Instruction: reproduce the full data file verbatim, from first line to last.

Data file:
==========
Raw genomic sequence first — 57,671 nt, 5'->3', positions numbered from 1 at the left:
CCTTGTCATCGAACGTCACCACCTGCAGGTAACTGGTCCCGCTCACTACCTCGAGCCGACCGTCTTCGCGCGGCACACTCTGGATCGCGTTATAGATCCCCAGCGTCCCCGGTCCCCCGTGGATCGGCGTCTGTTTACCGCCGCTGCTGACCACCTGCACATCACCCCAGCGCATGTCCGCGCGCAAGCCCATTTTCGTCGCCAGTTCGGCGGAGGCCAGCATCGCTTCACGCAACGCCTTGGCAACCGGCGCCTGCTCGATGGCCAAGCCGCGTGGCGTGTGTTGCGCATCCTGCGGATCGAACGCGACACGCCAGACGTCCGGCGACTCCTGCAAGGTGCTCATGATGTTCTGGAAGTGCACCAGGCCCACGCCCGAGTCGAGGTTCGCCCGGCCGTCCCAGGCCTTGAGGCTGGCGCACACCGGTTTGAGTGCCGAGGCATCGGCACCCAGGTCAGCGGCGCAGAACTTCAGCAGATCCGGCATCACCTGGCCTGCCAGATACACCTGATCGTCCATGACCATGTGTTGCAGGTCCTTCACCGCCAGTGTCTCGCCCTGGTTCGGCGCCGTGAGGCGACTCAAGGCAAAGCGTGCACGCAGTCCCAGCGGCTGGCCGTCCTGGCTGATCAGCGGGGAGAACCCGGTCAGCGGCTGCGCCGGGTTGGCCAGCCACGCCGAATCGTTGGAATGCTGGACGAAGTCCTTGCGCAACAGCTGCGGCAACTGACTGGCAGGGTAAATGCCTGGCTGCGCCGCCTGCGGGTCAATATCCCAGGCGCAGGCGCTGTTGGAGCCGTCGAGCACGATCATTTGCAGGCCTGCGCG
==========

Raw genomic sequence first — 57,671 nt, 5'->3', positions numbered from 1 at the left:
CCTTGTCATCGAACGTCACCACCTGCAGGTAACTGGTCCCGCTCACTACCTCGAGCCGACCGTCTTCGCGCGGCACACTCTGGATCGCGTTATAGATCCCCAGCGTCCCCGGTCCCCCGTGGATCGGCGTCTGTTTACCGCCGCTGCTGACCACCTGCACATCACCCCAGCGCATGTCCGCGCGCAAGCCCATTTTCGTCGCCAGTTCGGCGGAGGCCAGCATCGCTTCACGCAACGCCTTGGCAACCGGCGCCTGCTCGATGGCCAAGCCGCGTGGCGTGTGTTGCGCATCCTGCGGATCGAACGCGACACGCCAGACGTCCGGCGACTCCTGCAAGGTGCTCATGATGTTCTGGAAGTGCACCAGGCCCACGCCCGAGTCGAGGTTCGCCCGGCCGTCCCAGGCCTTGAGGCTGGCGCACACCGGTTTGAGTGCCGAGGCATCGGCACCCAGGTCAGCGGCGCAGAACTTCAGCAGATCCGGCATCACCTGGCCTGCCAGATACACCTGATCGTCCATGACCATGTGTTGCAGGTCCTTCACCGCCAGTGTCTCGCCCTGGTTCGGCGCCGTGAGGCGACTCAAGGCAAAGCGTGCACGCAGTCCCAGCGGCTGGCCGTCCTGGCTGATCAGCGGGGAGAACCCGGTCAGCGGCTGCGCCGGGTTGGCCAGCCACGCCGAATCGTTGGAATGCTGGACGAAGTCCTTGCGCAACAGCTGCGGCAACTGACTGGCAGGGTAAATGCCTGGCTGCGCCGCCTGCGGGTCAATATCCCAGGCGCAGGCGCTGTTGGAGCCGTCGAGCACGATCATTTGCAGGCCTGCGCG